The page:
I have never written of this experience. I am sorry if I am being emotional. This is too raw and I wasn't going to talk about it until I processed it.

The hospital that I trusted took advantage of me. Me! I don't know what to say. You can have a good experience in the hospital, but that doesn't change the reality of them. Just wait until your midwife isn't there. Your husband. Your friends. Take that security blanket away and you will be treated worse then the woman who takes the epidural and the nursery care. They hate you when you don't play by their rules.

You want to know the best part? I called my husband from the nursery. He called my midwife and our ped (a great guy, btw). He brought the boys. They all showed up at the same time and the nurses started shaking in their little white padded shoes. Know who they feared? The men. We left 2 hours later. They were not going to let me leave. They take advantage of you when you are down, alone. And then they hide it. They hide themselves. They cry and apologize and say they misunderstood your wishes. And for one horrible sick second, you believe them.

That ladies, that is oppression.

ps. as i said, i know i am being emotional. please do not feel obligated to tip toe around this post. i say these things not for pity.
post #84 of 144
What an interesting thread! :

Quote:
The entire medical establishment sees women as a whole as broken. They are ready to tear out our insides and throw them aside at a moments notice whenever we show any sign of anything being "wrong". I want to scream and raise holy hell every time my mother-in-law tells me I should "have everything removed" after I have kids because I have HPV and had a cancer scare (which, by the way was when I really had to fight - to keep them from removing a chunk of my cervix. I was kicked out of my Dr's practice by certified letter, and it was a WOMAN doctor!)
I agree- isn't it around 1/3 of women will have a hysterectomy at some point in their lives? Isn't it telling that Dr.s see our sexual organs as totally useless other than childbearing? I bet none of them would be so quick to have their prostate or their testicles removed. : Who cares if the woman has a high risk of sexual dysfunction when all that matters is the male sexual response...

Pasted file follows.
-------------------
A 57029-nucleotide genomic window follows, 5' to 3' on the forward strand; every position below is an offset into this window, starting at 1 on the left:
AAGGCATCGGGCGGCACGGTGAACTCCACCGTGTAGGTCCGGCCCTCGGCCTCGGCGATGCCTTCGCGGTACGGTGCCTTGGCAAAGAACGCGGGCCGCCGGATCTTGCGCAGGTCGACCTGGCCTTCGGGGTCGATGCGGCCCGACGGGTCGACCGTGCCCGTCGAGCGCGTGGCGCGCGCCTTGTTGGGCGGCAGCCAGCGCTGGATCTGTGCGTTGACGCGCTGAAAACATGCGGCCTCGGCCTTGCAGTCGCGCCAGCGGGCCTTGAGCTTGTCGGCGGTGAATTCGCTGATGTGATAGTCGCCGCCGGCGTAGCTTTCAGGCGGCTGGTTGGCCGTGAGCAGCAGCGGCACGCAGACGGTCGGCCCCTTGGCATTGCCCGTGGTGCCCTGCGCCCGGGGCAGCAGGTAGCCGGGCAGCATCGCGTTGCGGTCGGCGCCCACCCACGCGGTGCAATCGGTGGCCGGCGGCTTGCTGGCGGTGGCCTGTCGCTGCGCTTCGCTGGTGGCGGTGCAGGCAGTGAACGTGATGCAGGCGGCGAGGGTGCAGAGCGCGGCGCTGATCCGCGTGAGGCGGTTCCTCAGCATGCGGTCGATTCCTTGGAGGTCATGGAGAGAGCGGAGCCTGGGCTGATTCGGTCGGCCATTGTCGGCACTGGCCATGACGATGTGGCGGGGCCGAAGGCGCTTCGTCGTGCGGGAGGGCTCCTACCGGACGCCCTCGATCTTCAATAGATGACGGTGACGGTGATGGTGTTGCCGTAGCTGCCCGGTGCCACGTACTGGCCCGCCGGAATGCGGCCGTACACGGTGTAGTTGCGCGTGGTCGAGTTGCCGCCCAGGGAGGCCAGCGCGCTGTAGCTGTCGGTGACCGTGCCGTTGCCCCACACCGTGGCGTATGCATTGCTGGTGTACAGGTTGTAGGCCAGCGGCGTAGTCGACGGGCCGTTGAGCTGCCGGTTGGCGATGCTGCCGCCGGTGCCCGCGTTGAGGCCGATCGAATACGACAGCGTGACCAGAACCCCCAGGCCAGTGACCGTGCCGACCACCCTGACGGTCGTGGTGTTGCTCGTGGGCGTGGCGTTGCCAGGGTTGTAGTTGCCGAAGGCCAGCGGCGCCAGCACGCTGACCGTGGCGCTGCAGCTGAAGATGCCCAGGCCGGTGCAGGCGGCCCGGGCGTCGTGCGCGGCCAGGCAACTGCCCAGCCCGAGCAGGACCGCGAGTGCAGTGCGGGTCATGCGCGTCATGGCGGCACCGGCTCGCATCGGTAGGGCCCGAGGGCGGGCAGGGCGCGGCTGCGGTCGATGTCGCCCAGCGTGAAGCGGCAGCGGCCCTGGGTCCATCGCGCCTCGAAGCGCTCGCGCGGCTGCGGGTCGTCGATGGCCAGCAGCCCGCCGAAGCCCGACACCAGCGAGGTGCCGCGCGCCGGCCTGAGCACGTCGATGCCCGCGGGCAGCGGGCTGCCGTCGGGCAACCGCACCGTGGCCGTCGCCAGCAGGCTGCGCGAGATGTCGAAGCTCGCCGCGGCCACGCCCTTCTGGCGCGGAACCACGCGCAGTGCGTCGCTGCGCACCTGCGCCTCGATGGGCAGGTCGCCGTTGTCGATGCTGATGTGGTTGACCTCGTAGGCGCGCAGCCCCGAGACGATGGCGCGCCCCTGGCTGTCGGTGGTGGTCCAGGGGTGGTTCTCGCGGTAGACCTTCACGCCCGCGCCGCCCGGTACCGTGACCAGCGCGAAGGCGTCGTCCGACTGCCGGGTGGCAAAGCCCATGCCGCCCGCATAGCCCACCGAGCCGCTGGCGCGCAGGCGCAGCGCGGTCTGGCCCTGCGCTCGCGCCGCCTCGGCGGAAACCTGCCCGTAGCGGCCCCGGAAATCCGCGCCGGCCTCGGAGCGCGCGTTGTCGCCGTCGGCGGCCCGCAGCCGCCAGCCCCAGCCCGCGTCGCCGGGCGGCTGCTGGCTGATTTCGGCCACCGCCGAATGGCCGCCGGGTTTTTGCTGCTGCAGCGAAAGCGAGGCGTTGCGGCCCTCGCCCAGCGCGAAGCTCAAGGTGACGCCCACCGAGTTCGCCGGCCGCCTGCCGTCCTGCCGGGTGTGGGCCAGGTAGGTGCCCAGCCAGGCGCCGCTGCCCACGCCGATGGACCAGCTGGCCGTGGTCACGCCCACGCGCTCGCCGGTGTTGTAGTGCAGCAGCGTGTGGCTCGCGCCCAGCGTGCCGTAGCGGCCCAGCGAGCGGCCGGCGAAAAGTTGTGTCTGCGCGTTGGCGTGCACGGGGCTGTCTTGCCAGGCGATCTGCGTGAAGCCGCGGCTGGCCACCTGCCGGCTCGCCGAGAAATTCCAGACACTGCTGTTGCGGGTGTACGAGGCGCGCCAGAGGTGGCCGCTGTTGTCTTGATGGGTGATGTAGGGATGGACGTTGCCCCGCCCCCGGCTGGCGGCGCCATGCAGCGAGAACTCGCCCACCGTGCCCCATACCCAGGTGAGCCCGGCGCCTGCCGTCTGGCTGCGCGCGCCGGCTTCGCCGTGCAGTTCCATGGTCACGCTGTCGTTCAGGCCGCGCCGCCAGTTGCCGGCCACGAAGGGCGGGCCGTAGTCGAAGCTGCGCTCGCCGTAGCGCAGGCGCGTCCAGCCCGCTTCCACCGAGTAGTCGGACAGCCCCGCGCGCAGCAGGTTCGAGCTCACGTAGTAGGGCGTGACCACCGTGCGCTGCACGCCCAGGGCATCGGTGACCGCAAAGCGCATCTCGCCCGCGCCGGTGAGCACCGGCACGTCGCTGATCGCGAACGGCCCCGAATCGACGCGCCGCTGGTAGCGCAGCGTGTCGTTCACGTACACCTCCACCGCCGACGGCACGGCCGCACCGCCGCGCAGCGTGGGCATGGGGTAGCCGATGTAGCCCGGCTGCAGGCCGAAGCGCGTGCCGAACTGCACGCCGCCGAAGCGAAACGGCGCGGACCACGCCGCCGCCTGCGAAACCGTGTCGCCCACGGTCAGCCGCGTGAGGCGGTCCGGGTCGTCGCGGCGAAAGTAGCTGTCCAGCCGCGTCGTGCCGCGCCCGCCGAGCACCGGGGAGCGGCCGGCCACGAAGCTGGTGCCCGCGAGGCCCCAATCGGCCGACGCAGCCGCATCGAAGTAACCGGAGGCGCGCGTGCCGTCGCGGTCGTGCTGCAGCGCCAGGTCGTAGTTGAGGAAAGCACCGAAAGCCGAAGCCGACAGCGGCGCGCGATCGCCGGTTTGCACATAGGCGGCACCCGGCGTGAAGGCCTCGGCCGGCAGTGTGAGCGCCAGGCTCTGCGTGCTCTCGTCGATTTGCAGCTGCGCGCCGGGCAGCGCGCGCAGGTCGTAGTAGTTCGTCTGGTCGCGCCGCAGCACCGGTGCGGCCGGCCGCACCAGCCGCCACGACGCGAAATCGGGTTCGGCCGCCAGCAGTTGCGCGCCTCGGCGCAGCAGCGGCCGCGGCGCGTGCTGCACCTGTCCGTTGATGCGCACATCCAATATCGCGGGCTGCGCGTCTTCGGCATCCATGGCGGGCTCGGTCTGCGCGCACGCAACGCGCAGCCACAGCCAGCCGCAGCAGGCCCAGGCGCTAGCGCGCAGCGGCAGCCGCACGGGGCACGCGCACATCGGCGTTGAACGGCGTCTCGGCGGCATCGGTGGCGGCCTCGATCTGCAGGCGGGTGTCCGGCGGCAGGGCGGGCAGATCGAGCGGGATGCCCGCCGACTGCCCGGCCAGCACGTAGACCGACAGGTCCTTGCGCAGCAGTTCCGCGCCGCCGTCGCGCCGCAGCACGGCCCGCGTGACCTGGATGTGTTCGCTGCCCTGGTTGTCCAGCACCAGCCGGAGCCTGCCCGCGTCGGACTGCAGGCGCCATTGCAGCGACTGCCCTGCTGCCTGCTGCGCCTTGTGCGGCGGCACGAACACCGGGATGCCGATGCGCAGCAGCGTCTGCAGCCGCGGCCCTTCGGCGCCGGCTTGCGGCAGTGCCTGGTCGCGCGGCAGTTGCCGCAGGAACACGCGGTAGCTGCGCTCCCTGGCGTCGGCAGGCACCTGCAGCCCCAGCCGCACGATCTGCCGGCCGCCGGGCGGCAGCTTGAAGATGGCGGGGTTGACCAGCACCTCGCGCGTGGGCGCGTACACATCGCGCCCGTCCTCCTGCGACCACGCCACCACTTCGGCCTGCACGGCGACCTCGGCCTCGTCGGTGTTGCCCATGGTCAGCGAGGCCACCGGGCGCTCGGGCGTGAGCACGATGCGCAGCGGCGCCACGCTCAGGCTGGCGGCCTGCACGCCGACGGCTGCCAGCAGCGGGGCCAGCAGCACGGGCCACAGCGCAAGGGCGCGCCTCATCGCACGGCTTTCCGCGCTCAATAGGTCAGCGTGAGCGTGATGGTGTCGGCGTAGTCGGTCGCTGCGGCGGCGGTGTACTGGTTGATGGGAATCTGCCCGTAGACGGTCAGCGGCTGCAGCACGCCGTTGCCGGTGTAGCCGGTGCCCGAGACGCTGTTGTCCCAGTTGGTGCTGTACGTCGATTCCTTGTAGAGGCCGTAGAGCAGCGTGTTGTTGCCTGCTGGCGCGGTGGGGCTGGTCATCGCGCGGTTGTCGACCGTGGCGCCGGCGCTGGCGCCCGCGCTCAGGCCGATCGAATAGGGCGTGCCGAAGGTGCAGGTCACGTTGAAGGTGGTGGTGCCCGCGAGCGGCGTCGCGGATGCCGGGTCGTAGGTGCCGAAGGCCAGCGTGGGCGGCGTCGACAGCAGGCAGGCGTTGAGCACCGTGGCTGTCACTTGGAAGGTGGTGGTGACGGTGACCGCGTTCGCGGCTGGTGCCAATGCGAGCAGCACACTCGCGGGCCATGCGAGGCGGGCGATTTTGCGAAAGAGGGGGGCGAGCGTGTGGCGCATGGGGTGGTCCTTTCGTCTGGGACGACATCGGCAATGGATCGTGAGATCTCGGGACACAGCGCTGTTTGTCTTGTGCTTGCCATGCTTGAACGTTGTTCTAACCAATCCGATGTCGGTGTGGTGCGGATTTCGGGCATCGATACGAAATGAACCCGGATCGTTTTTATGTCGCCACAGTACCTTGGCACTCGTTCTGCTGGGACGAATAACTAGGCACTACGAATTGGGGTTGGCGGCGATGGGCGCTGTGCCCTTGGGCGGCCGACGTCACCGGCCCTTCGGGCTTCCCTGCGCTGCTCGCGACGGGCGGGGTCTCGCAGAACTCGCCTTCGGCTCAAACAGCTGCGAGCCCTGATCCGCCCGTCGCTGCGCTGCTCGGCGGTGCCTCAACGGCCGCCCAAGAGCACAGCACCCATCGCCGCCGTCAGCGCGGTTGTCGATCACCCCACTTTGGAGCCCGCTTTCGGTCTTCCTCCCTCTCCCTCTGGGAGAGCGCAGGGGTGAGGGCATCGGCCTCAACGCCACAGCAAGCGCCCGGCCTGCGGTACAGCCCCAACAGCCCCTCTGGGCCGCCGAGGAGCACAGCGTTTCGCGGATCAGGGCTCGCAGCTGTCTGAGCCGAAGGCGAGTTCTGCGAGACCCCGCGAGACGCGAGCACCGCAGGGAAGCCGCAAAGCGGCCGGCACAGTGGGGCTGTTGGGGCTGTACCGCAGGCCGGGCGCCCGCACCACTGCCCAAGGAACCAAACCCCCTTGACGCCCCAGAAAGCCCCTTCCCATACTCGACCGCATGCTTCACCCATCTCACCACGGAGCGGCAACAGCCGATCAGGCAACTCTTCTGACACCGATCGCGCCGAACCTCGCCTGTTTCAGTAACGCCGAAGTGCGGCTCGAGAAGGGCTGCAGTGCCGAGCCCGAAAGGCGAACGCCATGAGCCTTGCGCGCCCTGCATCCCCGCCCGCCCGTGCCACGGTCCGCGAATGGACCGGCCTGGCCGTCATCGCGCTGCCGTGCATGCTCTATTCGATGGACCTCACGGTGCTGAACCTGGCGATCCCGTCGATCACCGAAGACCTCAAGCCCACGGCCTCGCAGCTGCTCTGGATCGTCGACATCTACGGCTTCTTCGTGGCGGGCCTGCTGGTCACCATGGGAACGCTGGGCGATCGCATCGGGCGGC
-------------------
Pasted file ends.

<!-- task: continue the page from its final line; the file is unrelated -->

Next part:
post #85 of 144
Quote:
Originally Posted by barbara
I've decided that it is very empowering for a woman to be strapped down, hooked up to monitors and IVs, deprived of food, squeesed by a BP cuff periodiclly, and have various people sticking their finger up her yoni and making absurd proclamations about the "progress" she is making! Not to mention the very enlightening aspects of being cut and torn to make room for hands that shouldn't be there to begin with, and then being stitched up nice and tightly! I don't know about you, but I'm thinking this treatment is certian to give her that boost of self confidence and creativity that she will need to mother her child, and fuction as whole woman in this mixed up society. I don't know, maybe I'm just jaded.
no wonder women look at me like some sort of crazy masochist when I describe ds's birth as empowering.
post #86 of 144
I dont think the traumatic hospital birth my sis had with my niece who has cerebral palsy considers that empowering.

I know several friends that had the typical hospital birth then homebirth with their second made them empowered that they felt they COULD infact do it without every intervention. Every friend that i have that had been through a situation like that all say the same thing. The hospital makes you feel as though you cant , you wont, you shouldnt bother trying, "big deal how you give birth as long as it healthy" ..SORRY but it IS A big deal how you are brought into this world AND being a former therapist with children that have disabilities and such IT DOES MATTER>

Michele
post #87 of 144
Allison,


As long as the baby wasnt transverse why would you choose major abdominal surgery over breech presentation? Who says which way is the right way to arrive: feet first or head first...


What scary is that eventually i think even all head first will be born c sect in a hospital

Michele
post #88 of 144
Plain and simple to me Empowering means to let your body whole heartly do what it needs to naturally. THose that choose interventions as choice ( not for emergencies) epidurals and such I dont see how that is truly empowering ( just because YOU FEEL you made the choice. Empowering comes from within ( for me anyway) and if i was drugged, ripped open i dont think I COULDNT personally feel empowered. (even if it was an emergency csect.) though maybe im just to hard on myself.....
michele
post #89 of 144
Michelle - I actually think that in Allison's case, a somewhat borderline one (hbac, possible breech), it's perfectly ok and normal to consider hospital birth and a cesarean. It's probably not the choice I would make, but I don't know 'cause I'm not there, and who knows if she'd feel differently if we were in a society that trusted birth? And who knows if you'd feel differently if we had hospitals that were backups, as they should be, and acted to empower women, not oppress us?